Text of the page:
Recommendations for Linux Virtual Server Hosts
July 26, 2005 7:13 AM   Subscribe

Recommendations for a good, reliable Linux Virtual Server host? Any good experiences? Any really bad ones? things to look out for? Root access and ability to install custom software is a must as is serving multiple domains. Price is definitely a factor, but reliability is more important.

I am looking for a host for my small software business as well as a few websites I maintain. Due to the nature of the business we'll need the ability to move very large data sets occasionally, and we'll definitely need support at odd hours (so 24-7 would be nice, albeit not a deal-killer). Having the option to move to a dedicated setup at some future date would also be nice.

Any version of Linux would do, but Fedora or other Red Hat derivatives are preferrable.
posted by costas to Computers & Internet (9 answers total)
 
You want root access to a virtual server?
posted by null terminated at 7:21 AM on July 26, 2005


Bytemark.co.uk - had a UML server with them for over a year now without problem.
posted by gi_wrighty at 7:40 AM on July 26, 2005


Null terminated: I probably over-specified my question: I just need plain-old access to a virtual server partition, not the ability to run multiple partitions myself...
posted by costas at 7:47 AM on July 26, 2005


I"ve had good luck with Rimuhosting.

I have a VPS with multiple domains and root access. You can choose from a few different flavors of Linux to start with, and then you have complete control to install and configure it as you like.

The prices are very reasonable, and the support and sales people are great to work with and very responsive.
posted by gus at 8:04 AM on July 26, 2005


When I was looking for same a year or so ago a lot of people whose recommendations I trust recommended Bytemark. (I ended up going with shared hosting in the end, opting for bandwidth over flexibility.)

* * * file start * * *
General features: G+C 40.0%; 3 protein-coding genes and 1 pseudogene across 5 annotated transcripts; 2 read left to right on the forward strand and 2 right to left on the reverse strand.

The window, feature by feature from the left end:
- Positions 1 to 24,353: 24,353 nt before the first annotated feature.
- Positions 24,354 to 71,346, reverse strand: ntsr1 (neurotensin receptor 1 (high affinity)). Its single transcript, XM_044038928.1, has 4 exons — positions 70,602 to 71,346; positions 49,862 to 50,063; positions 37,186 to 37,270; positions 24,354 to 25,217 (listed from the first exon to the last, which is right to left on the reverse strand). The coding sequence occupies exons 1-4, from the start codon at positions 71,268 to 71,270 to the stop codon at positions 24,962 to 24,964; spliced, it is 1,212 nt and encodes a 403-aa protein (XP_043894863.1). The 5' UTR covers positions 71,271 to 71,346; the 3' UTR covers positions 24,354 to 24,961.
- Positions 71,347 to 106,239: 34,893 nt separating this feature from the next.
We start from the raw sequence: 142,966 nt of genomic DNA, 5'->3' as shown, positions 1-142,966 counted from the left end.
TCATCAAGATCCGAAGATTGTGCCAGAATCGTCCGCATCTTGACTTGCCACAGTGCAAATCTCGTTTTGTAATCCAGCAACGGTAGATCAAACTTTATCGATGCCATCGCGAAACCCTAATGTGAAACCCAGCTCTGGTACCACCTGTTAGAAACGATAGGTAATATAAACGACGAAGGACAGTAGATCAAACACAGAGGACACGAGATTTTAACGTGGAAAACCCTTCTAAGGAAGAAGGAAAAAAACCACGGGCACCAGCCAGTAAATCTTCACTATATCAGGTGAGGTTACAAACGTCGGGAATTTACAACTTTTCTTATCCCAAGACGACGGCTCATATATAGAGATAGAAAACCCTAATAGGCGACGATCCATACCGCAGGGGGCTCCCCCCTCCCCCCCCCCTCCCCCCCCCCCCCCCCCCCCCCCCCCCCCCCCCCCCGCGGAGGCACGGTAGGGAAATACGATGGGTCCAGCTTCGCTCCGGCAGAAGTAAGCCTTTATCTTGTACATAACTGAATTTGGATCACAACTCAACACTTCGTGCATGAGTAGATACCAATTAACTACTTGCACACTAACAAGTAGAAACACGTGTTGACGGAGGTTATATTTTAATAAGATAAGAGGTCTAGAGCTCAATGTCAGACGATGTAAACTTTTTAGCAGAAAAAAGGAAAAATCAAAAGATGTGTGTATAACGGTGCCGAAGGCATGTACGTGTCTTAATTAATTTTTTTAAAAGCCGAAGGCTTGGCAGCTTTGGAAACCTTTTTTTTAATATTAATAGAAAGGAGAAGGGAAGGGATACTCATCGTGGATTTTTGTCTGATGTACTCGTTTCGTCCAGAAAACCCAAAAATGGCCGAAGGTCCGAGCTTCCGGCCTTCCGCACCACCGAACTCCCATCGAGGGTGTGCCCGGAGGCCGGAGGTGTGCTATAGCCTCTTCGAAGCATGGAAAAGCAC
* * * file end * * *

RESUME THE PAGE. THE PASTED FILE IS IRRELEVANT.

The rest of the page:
posted by mendel at 8:31 AM on July 26, 2005


Verio's VPS2 packages all give you root and a choice of FreeBSD or Solaris. More expensive than some, but very reliable.
posted by blag at 8:35 AM on July 26, 2005


I have also had a UML server at bytemark for over a year without any problems (handling mail, web and some custom servers I written my self). Well, until last week when someone pulled out the wrong drive and the server was down for 30 minutes (at that time my server had been running for more than 300 days without a reboot or crash).
posted by rpn at 8:40 AM on July 26, 2005


I just started with unixshell.com. They've been pretty good so far; they run Linux using Xen and the performace has been good. One of the cheaper plans is $15/mo for 64 MB RAM and 6 GB disk. You have your choice of linux distributions.
posted by Common Sense at 12:54 PM on July 26, 2005


Check out some of the offers at this forum of webhostingtalk.com.

Note that there is no guarantee that these hosts are particularly good, but they do tend to be some of the best deals out there. In terms of requirements, I think that any true VPS will give you what you need.

It will come down to RAM, storage, and bandwidth as to how much you will pay. The other thing you'll have to decide on is whether you want a control panel (like cPanel or WHM) or not. They generally are thrown in for an extra $5 to $25 a month, depending on which product and the number of domains. There is no technical thing that limits the number of domains you can host on a VPS (aside from bandwidth / memory / CPU usage naturally), so the notion of "number of domains" is only relevent when talking about a control panel. Or in other words, if you manage the server yourself without a control panel (or with a free one like Webmin) there is absolutely nothing dictating how many domains you can or can't have on the machine. The commercial control panels however are typically licensed by domain so that's the only reason you should care about that. Personally I can't stand control panels and am always glad to save some money by not getting them. If you're not familiar with setting up apache and friends by yourself, though, it is helpful to have. It is also a good idea if you plan to resell any part of the server to others, because it's a typical feature that most clients will want.
posted by Rhomboid at 2:34 PM on July 26, 2005


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